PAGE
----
The harmonisation of rules on the recognition and enforcement of foreign judgments in the Southern African Customs Union
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The thesis considers the approaches followed by the European Union with the Brussels Regime, the federal system of the United States of America under the ‘full faith and credit clause’; the inter-state recognition scheme under the Australia and New Zealand Trans- Tasman judicial system; as well as the convention-approach of the Latin American States. It finds that the most suitable approach for the SACU is the negotiation and adoption by all SACU Member States of a multilateral convention on the recognition and enforcement of foreign judgments, comparable to the 1971 Convention of the Hague Conference on Private International Law; the EU Brussels I Regulation and the Latin-American Montevideo Convention, as complemented by the La Paz Convention. It is imperative that a proposed convention should not merely duplicate previous efforts, but should be drafted in the light of the legal, political and socio-economic characteristics of the SACU Member States. The current legislative provisions in force in SACU Member States are compared and analysed, and the comparison and analysis form the basis of a proposal for a future instrument on recognition and enforcement of foreign judgments for the region. A recommended draft text for a proposed Convention on the Recognition and Enforcement of Foreign Judgments for the SACU is included. This draft text could form the basis for future negotiations by SACU Member States.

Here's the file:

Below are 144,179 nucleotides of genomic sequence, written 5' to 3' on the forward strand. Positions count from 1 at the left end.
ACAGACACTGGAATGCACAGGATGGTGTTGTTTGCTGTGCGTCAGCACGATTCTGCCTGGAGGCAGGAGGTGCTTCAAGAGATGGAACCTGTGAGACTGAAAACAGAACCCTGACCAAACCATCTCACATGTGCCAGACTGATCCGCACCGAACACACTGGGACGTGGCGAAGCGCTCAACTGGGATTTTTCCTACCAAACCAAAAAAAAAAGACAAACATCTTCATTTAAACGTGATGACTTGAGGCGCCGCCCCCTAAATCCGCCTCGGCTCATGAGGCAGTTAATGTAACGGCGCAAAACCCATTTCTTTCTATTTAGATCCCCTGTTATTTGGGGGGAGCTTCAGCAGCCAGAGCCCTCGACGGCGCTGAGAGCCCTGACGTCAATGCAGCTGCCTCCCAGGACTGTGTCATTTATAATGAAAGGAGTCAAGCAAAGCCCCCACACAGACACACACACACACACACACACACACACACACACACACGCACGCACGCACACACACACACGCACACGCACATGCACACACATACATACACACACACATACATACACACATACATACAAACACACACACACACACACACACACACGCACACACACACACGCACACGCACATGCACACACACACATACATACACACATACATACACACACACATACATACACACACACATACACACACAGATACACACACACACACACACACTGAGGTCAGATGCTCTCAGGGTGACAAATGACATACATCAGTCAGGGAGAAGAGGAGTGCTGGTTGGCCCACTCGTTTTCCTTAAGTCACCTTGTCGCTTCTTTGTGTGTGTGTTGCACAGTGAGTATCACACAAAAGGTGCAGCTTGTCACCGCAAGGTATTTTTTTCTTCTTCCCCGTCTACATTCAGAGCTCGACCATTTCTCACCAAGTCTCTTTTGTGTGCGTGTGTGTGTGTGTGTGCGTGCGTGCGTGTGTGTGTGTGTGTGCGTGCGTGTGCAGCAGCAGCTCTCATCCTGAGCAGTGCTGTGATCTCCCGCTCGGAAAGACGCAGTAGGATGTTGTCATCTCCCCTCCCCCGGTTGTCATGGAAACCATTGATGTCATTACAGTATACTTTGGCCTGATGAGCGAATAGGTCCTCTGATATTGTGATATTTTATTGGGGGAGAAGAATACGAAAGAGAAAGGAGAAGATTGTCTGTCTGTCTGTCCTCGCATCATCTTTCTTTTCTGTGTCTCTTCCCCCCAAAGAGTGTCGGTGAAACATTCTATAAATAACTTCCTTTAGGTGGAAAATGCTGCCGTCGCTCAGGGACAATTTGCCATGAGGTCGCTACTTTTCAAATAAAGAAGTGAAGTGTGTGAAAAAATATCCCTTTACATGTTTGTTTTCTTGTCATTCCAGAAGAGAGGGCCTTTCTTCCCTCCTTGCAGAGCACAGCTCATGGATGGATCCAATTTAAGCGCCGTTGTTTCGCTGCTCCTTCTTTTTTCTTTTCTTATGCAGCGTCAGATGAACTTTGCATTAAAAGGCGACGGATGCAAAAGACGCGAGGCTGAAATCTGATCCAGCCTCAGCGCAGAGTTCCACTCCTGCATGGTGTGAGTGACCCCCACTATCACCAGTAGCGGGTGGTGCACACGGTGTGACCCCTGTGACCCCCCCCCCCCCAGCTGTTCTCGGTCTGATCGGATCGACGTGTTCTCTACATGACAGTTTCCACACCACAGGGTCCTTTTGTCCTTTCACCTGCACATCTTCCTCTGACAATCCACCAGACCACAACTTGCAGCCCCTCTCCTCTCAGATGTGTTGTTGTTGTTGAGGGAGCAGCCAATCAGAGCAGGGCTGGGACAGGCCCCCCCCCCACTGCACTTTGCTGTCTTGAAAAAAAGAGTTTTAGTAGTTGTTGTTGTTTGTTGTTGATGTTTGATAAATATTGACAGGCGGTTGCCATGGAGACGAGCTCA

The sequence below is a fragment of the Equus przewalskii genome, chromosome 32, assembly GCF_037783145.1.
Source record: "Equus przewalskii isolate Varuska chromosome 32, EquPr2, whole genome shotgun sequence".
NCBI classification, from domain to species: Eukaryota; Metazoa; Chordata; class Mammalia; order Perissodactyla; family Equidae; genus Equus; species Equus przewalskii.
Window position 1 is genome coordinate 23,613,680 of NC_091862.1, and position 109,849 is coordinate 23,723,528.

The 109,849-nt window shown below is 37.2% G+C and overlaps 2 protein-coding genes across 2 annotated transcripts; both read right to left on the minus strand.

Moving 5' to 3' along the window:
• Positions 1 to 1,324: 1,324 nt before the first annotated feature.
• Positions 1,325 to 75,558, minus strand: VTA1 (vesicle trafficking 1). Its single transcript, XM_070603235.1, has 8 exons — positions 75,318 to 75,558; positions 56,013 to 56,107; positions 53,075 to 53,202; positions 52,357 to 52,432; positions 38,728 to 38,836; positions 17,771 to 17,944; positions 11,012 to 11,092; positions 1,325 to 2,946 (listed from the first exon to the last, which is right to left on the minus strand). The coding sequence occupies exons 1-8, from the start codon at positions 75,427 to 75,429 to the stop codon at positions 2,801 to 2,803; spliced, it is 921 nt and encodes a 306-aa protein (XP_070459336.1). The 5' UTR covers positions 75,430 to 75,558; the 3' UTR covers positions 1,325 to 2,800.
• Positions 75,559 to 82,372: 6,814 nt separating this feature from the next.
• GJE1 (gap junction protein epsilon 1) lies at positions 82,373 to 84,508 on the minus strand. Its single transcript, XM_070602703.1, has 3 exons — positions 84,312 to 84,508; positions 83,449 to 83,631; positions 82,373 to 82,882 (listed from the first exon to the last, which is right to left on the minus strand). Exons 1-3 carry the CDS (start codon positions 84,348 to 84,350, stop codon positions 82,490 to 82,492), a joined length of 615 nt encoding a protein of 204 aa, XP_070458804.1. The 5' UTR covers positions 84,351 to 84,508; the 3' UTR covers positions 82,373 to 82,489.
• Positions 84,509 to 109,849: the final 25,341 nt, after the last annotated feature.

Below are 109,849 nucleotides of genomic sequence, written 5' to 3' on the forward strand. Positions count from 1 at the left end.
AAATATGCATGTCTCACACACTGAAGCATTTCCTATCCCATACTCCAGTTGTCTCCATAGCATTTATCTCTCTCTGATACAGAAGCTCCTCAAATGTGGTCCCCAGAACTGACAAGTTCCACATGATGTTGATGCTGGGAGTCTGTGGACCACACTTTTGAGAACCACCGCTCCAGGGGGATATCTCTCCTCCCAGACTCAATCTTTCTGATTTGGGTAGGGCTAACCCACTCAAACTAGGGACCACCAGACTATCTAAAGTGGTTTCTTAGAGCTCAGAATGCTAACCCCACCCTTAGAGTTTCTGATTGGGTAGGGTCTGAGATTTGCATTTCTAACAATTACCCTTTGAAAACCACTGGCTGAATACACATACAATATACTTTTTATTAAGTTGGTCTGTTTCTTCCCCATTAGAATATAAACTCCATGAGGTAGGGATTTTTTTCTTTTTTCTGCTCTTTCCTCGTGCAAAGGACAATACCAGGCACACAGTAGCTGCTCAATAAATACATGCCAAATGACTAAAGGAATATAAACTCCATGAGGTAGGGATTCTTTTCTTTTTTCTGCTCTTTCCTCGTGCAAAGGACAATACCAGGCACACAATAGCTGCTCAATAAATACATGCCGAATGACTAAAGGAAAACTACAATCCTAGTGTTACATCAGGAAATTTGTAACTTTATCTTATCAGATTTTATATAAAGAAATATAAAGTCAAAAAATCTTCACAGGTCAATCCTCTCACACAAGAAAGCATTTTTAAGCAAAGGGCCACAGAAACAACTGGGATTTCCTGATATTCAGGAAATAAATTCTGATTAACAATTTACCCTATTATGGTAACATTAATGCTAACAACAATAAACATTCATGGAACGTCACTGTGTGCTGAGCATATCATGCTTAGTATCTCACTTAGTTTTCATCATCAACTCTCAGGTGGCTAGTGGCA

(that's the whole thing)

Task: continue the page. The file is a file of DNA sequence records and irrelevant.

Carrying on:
- Doctor Legum - LLD